Date of Award

Summer 2022

Document Type

Open Access Thesis

Department

Chemistry and Biochemistry

First Advisor

Linda Shimizu

Abstract

Assembled pyridyl bis-urea macrocycles have been utilized as 1D supramolecular synthons to construct hierarchical assemblies. These macrocycles have both urea and pyridyl functional groups and can form non-covalent interactions with hydrogen or halogen bond donors through symmetric, ditopic acceptor motifs. Bis-urea macrocycles offer interesting capabilities as synthons to organize donors into well-defined crystal structures. In part, this is due to the urea motifs’ propensity to assemble through hydrogen bonding. New, asymmetric pyridyl macrocycles were synthesized, crystallized, and experimentally probed to determine how symmetry affects their assembly and utility as supramolecular synthons.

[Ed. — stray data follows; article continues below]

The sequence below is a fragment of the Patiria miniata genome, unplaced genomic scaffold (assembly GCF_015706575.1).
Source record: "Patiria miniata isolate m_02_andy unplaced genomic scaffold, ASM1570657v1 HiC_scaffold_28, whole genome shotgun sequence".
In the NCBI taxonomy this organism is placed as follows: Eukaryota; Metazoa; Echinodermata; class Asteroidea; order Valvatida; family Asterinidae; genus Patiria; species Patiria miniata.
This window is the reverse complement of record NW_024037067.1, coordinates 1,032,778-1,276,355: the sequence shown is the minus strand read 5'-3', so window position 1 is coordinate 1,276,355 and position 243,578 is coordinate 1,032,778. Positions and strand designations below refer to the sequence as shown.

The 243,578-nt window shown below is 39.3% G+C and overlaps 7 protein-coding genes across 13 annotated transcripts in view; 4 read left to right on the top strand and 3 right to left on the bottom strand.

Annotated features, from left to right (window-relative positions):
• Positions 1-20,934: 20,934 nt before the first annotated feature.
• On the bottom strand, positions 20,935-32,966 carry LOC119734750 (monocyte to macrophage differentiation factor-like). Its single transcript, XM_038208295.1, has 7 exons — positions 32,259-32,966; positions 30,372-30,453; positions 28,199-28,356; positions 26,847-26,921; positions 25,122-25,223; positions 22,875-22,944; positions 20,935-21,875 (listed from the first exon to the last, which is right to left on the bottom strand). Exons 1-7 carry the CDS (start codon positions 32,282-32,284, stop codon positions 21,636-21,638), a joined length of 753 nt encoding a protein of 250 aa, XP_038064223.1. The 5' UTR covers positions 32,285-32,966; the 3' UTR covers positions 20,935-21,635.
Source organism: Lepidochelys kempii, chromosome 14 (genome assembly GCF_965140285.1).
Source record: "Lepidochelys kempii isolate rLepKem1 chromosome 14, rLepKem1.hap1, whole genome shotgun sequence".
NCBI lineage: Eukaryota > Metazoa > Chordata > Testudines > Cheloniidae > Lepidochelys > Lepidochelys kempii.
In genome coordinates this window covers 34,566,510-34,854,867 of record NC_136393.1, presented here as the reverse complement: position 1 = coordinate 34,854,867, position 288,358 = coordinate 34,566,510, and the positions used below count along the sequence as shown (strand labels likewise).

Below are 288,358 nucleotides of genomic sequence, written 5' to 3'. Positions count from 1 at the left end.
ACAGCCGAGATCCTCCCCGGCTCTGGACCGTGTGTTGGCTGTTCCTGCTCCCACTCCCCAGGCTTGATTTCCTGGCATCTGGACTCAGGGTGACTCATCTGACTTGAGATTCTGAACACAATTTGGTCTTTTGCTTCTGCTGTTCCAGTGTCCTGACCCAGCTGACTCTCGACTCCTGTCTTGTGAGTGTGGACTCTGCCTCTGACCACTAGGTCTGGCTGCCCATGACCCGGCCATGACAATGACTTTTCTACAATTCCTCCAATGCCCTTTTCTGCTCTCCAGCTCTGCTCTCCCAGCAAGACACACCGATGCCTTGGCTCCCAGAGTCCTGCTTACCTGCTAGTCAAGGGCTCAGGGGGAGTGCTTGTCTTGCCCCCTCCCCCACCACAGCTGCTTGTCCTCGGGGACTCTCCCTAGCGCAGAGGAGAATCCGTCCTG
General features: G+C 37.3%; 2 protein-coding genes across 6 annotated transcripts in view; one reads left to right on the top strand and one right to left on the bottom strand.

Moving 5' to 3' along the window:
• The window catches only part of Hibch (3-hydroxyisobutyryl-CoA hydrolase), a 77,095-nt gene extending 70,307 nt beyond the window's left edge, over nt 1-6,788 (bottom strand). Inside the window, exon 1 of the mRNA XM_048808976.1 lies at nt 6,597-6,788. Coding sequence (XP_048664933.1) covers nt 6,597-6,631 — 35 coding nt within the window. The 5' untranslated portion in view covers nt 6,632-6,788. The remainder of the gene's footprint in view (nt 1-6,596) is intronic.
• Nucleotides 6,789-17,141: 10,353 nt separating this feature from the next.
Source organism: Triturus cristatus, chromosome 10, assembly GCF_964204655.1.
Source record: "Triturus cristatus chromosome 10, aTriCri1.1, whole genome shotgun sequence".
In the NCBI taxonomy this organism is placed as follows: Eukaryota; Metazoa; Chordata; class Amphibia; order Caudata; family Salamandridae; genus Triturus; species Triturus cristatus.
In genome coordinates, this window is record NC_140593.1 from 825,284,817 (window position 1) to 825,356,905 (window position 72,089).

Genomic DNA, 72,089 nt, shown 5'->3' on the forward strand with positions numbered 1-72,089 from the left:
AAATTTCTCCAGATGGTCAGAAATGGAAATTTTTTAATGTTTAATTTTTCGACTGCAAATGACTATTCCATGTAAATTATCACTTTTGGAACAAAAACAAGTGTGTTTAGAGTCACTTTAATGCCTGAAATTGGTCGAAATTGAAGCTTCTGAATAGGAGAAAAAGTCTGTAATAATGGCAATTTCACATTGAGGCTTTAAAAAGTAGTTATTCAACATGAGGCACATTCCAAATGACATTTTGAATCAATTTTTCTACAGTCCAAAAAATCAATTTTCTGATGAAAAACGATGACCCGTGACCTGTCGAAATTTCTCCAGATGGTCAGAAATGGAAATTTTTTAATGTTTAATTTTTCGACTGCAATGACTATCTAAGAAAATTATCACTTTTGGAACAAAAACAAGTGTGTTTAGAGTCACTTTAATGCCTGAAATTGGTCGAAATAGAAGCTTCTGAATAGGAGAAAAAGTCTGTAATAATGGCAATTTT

The Uphadhyay group identified small molecules, including NSC11150, from the National Cancer Institute’s (NCI) library to bind lymphocyte antigen 6K (LY6K) protein by the. The LY6K protein has been implicated in the progression of several types of cancer. Docking simulations were performed on NSC11150, as well as several derivatives, to determine the binding mechanism to LY6K. NSC11150 was synthesized on a large scale and purified. Additionally, several derivatives of NSC11150 were synthesized in order to attach functional tags, such as D-biotin and BODIPY, for streptavidin binding assays or fluorescence microscopy, respectively.

Available for download on Thursday, October 05, 2023

Included in

Chemistry Commons

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